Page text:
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SPM JOURNEY THROUGHOUT COVID-19 PANDEMIC

Updated: 5 days ago


From left: Natalie, Adam and Sean.

21 Feb 2021

By Ilona Andrew


KOTA KINABALU: The long wait to 'freedom' will be over soon as tomorrow (Feb 22), candidates of 2020 Sijil Pelajaran Malaysia (SPM) are finally sitting for one of the most important examinations in their lives.


The 18-year-olds were supposed to be relaxing or looking towards entering university by now, but due to the Covid-19 pandemic and the implementation of movement control order (MCO) which caused the deferment of the actual examination date, they had no choice but to delay the thoughts for a little longer.


For the course of over a year, they only got to attend about four months of face-to-face classes and then had to rely on virtual technology for the rest of the time in order to absorb all the knowledge they need.

The pandemic has forced them to get used to online home-based learning via applications such as Google Meet, Google Classroom and Skype.


Surely this has been very challenging for them considering the new norm that they have to adapt to for such an important exam they are about to sit for.


However, Natalie William Mogindol of SMK St Francis Convent felt that the government could have done more to help fellow SPM candidates have better access to online education throughout the pandemic.


"The Education Ministry should take every layer in society into account. There are too many students, especially those living the rural areas, who have little to no source of materials for online classes.


"As much as we think educational resources are being distributed, I believe there are still students out there who are sidelined.

"The first initiative is definitely to provide a sufficient and stable internet connection followed by good quality laptops or tablets for students to use in a long run.


"Other than that, the Education Ministry should also provide teachers with proper guidance and materials to conduct these online classes. This is because the teachers range from different ages, thus why one teacher might be more tech-savvy than the other," she pointed out.


The 18-year-old from Penampang also spoke up about the habit of the higher authorities to postpone and make last-minute decisions for students that should be halted.


"The education system should be more systematic, and think about long-term solutions rather than short-term solutions. The mental health of most students is already jumbled up, which is why I think exerting extra pressure on students should also stop.


"All in all, I think there will always be room for improvements in the education system and I believe with the cooperation from all parties, it is not impossible for our education system to advance and be recognised worldwide," she expressed.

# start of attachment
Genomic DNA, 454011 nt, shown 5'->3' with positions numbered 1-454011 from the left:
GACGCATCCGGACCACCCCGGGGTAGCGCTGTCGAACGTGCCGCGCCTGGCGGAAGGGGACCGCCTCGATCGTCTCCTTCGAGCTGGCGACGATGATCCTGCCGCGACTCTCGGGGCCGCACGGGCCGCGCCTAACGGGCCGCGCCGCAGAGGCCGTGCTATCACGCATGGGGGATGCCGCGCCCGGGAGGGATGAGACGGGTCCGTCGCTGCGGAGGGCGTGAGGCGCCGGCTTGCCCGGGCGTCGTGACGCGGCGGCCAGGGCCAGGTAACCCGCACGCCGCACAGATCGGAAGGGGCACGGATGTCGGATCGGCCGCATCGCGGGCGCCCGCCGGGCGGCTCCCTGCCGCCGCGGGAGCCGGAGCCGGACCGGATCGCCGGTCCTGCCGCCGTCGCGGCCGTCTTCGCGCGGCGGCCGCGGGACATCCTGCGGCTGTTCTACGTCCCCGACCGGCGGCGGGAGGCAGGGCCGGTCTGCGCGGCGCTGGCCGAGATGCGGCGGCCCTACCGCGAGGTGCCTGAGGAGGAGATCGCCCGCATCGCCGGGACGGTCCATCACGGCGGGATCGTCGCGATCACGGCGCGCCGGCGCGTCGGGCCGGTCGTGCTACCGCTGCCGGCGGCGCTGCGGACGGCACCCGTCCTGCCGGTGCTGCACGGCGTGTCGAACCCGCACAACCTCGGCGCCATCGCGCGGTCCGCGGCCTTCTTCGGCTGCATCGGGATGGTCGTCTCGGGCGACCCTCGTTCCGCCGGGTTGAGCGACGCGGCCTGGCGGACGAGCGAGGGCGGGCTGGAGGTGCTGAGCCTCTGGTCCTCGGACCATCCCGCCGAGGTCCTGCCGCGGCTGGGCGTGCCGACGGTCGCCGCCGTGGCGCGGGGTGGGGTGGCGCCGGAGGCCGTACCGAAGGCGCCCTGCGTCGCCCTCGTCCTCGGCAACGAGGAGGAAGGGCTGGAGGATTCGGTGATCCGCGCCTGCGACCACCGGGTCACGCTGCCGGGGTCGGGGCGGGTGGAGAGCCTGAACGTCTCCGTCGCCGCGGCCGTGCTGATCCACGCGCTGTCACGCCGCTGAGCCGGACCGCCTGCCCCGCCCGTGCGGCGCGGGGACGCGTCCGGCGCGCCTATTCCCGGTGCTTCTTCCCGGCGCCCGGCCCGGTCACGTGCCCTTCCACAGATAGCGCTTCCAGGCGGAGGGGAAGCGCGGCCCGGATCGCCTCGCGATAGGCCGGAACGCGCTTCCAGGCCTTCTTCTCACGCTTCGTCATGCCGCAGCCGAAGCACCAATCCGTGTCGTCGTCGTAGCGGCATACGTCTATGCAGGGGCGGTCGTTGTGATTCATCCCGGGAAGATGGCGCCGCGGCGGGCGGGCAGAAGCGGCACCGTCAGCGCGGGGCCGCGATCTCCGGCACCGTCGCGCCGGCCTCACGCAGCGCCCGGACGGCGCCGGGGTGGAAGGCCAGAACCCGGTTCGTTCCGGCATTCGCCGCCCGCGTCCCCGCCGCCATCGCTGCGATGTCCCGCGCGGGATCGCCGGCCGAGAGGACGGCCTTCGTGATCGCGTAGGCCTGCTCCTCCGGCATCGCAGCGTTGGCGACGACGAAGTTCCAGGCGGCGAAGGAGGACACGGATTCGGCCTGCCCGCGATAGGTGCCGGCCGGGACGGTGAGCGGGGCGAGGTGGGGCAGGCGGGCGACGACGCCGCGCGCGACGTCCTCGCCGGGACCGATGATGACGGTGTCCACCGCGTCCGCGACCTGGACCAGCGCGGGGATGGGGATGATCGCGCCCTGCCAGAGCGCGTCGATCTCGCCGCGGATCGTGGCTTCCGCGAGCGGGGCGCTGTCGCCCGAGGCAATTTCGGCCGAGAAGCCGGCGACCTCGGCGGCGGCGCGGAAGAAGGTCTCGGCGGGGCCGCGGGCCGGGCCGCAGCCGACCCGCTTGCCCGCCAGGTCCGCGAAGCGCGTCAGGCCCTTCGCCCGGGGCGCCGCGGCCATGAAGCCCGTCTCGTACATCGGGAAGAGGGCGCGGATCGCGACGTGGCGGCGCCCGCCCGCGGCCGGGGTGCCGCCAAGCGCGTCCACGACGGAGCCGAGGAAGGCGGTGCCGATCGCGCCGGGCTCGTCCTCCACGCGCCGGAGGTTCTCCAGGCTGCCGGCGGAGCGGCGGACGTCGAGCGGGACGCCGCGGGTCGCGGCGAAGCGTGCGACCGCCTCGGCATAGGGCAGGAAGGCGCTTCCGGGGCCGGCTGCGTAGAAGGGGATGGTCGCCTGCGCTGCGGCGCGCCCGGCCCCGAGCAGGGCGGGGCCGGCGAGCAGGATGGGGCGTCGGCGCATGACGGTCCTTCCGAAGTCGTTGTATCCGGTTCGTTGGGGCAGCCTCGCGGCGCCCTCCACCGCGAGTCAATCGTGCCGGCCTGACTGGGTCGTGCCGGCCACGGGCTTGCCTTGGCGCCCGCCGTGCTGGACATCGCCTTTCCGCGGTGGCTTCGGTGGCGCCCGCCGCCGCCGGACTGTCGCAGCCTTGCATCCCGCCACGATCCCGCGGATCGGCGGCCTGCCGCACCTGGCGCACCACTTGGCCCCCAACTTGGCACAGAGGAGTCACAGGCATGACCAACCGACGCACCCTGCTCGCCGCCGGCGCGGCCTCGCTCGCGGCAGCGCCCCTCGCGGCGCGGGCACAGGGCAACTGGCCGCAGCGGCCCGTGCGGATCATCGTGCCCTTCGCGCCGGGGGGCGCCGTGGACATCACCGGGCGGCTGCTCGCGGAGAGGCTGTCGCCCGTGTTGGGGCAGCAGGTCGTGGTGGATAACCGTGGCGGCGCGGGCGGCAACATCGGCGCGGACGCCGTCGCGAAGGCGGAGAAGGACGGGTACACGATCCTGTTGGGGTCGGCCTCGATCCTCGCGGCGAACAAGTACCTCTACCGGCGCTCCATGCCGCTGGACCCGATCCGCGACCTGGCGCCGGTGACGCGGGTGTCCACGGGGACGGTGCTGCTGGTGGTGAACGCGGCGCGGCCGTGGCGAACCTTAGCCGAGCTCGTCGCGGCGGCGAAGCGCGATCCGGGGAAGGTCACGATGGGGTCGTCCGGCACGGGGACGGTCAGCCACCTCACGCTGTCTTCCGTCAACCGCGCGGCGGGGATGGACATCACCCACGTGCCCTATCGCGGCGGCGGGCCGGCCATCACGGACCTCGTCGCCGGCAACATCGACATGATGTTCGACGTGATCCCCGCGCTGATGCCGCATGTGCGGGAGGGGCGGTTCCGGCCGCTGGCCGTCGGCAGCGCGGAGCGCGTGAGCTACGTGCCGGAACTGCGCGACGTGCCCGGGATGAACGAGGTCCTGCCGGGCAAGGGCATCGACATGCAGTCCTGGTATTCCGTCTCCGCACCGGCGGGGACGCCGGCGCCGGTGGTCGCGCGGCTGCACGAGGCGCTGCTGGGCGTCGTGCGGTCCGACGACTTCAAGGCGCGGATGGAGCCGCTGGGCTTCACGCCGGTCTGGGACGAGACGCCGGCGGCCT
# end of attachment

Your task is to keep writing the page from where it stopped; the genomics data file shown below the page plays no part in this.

For Natalie, despite all the new norm she had to adapt to throughout her journey to SPM, she resorted to a simple kind of preparation which works best for her.


"To be honest, I am still figuring out my own method even though my exams are approaching. One thing I prioritise is jotting down my plans beforehand for the next day, to have a more organised schedule in order for me to not miss out on anything, or be in a rush.


"I usually wake up around 5 to 6am and start my day early. I don't start studying straight away but I do freshen up to keep the right mindset which will then help me go through my day. Hence why the first step is to start the day with a clear mind and then begin studying, in order for us to actually understand and absorb the knowledge," she explained.

"I focus more on what I should complete on that day and do my best to complete it. The goal is the amount of knowledge I decided to give myself, not the amount of time I should be studying.

"It is also important to use all the resources provided such as Telegram chats, online materials and most importantly YouTube videos.


"So many teachers out there voluntarily provide videos for students to watch and learn, especially during the pandemic where students are not able to have face-to-face study sessions. so it is vital to take advantage of all the resources," she emphasised.


Natalie who wishes to pursue law education also stressed that rest is an important element throughout the journey. "Whenever I feel like my brain is not responding, I will take naps because I know I need it."


"All in all, I believe everyone should study based on their own capabilities, not based on other people’s expectations.